The development of the medical technologies in parallel to aging population resulted in an increase in the need for caregiving services; aside from the fact that the population is aging, there is also longevity of life in old age community.  The fourth age is becoming more and more common and prevalent (Ykovitz, 2015).

These trends have contributed in one way or another to change the perception of caring for the elderly, Israel is among the leading countries in terms of home care. These days we can see many countries follow this way and helping elderly stay in their homes and grow old in their natural and convenient environment. Thus, in Israel most of the elderly care is taking place in the home of the elderly when only a small percentage of the elderly patient is out of home – whether in a private or a  public institution (Brick, 2011).

Moreover, These trends in the various countries in general and in Israel in particular resulted in greater need for caregivers; As noted, the development of medical technologies enable elderly with complex medical and functional status stay and grow old in their homes. However, it requires the family, the patient and the caregiver to adapt and adjust in accordance with the changes and the nature of home care. In the past, if a caregiver was required to provide primarily supportive care, today the caregiver is required to perform in some cases complex nursing care.

Nursing care combined a number of aspects, including in fact many disciplines; Medicine, psychology, physiotherapy, pharmacology, risk management, etc. (The health foundation, 2011). In order for a care to be professional and be in good quality it should include basic knowledge in each of the disciplines described above and in others. Furthermore it should be adjusted and adapted in a proper way for each different patient.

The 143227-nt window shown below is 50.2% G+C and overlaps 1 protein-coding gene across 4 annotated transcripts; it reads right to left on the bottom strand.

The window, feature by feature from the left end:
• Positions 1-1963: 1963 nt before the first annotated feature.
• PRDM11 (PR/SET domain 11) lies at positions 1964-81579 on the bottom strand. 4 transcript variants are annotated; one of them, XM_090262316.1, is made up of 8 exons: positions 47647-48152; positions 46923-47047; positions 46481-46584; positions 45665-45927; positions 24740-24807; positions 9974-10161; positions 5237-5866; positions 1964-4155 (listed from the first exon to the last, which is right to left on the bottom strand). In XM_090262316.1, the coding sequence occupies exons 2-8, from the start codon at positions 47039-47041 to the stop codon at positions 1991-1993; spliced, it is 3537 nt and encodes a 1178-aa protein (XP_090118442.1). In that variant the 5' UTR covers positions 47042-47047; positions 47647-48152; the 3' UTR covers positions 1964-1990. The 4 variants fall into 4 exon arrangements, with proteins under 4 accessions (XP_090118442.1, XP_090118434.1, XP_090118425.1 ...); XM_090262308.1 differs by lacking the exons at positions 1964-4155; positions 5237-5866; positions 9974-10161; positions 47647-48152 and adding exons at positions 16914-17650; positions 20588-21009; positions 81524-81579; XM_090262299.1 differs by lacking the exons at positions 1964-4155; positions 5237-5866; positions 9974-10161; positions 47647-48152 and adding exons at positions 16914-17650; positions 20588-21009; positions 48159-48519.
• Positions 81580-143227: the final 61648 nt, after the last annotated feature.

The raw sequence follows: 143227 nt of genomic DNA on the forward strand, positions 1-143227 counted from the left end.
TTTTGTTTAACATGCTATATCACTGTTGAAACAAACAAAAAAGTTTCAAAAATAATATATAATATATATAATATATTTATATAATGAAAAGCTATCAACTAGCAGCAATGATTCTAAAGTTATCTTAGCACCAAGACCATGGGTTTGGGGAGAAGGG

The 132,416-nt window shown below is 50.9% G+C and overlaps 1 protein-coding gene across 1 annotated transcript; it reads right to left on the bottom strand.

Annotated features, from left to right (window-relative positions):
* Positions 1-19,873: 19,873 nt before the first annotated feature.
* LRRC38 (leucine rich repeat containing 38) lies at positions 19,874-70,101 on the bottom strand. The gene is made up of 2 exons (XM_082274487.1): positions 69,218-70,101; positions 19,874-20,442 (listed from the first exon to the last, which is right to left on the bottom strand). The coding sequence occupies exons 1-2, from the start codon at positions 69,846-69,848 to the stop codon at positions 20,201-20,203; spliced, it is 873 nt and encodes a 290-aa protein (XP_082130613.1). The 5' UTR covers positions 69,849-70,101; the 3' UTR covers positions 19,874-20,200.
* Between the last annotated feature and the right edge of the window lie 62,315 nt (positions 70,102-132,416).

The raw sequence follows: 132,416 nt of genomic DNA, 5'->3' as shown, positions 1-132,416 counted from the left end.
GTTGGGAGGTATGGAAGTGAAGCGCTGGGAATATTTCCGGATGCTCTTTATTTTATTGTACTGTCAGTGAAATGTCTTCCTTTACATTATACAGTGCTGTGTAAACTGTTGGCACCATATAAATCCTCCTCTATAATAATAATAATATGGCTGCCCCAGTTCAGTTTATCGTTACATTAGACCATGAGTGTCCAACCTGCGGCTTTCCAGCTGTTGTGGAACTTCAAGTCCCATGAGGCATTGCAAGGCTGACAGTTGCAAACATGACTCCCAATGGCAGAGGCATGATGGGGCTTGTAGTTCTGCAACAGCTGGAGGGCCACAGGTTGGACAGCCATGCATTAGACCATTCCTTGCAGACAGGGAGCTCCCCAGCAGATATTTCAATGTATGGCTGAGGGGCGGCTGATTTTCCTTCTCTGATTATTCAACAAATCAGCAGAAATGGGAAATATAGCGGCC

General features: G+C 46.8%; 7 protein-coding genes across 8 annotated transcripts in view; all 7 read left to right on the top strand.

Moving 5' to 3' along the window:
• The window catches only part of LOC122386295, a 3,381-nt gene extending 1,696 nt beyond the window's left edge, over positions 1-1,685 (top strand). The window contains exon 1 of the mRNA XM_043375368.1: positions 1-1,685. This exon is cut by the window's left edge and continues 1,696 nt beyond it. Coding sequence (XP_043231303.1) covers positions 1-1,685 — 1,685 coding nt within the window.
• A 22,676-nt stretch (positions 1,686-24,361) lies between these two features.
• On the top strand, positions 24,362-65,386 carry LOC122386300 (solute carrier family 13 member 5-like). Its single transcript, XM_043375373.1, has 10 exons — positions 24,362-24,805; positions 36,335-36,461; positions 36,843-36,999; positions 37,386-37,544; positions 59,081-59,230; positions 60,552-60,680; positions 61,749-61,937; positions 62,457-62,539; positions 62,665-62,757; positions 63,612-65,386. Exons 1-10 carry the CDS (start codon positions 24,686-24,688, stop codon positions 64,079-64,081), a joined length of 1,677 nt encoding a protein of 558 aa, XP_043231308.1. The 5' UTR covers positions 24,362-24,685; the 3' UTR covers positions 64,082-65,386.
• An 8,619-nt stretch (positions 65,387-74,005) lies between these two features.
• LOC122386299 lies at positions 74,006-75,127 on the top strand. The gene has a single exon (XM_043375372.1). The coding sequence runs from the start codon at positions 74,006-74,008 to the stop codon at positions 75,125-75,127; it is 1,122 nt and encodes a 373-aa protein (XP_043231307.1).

A large percentage of the population is engaged in the issue of care for others- nursing care, environmental care, supportive care, social care. But, only  few really know about what is care-  How can we recognize when a care is a good care, when a care is a  bad care?

And in general it raises the question of – what is professional care? What is quality care?

Numerous studies and researches discuss the issue of care and refer to its diversity, but when we want to review the quality of care, the quality and professionalism of the care we need to consider two factors:

First, what are the outcomes of the care.

Second, what satisfaction is there with the care.

Furthermore, these two factors must coexist with each other, in case the absence of one of the factors listed, it means that the care is neither professional nor quality.

Hence, the subject arise another question; What are the desirable care outcomes? What we aim when we seek care?

Desirable care outcomes refer in most cases to benefit in the patient condition. However, when it comes to situations of terminal or chronic illnesses we can  expect for the care to be preventive (Prevent the deterioration of the disease) or maintain skills and physical and mental balance (The health foundation, 2011)

Professional caregiver is a trained and qualified caregiver familiar with the theoretical subjects described above, acquired practical skills, knowledge and with the ability to integrate this with the skills in a way that will lead to a benefit of the patient’s condition. Moreover, the caregiver would know to combine the desired care outcomes with high satisfaction of the patient and his family.

Moreover, as noted and discussed in previous articles, caregiver training is significant; The training is a positive factor in terms of burnout among caregivers (trained caregiver has less chances in experiencing stress). The caregiver training gives meaning and significance for  work and thereby effectively reduces the chance of burnout.

Hence, one should not underestimate the importance of vocational training; The training of caregivers should include basic knowledge of the medical and paramedical fields, combined practical tools and skills needed to work in the daily work routine as well as emergency situations. (Neena, Chappell, Reid, 2002).

In conclusion,

After examination of some basic concepts regarding the professional and quality care. Now, we can set ourselves what our professional ambitions and how we as caregiver can progress and evolve in the field of nursing care.

By achieving our professional goal of developing and progressing in the nursing care field we are also contributing to the achievement of a wider goal – Promoting the Caregiving profession.

This our right and obligation to learn, grow and progress in the field of nursing care and thus becoming a professional caregiver will enable us to provide a quality and professional care.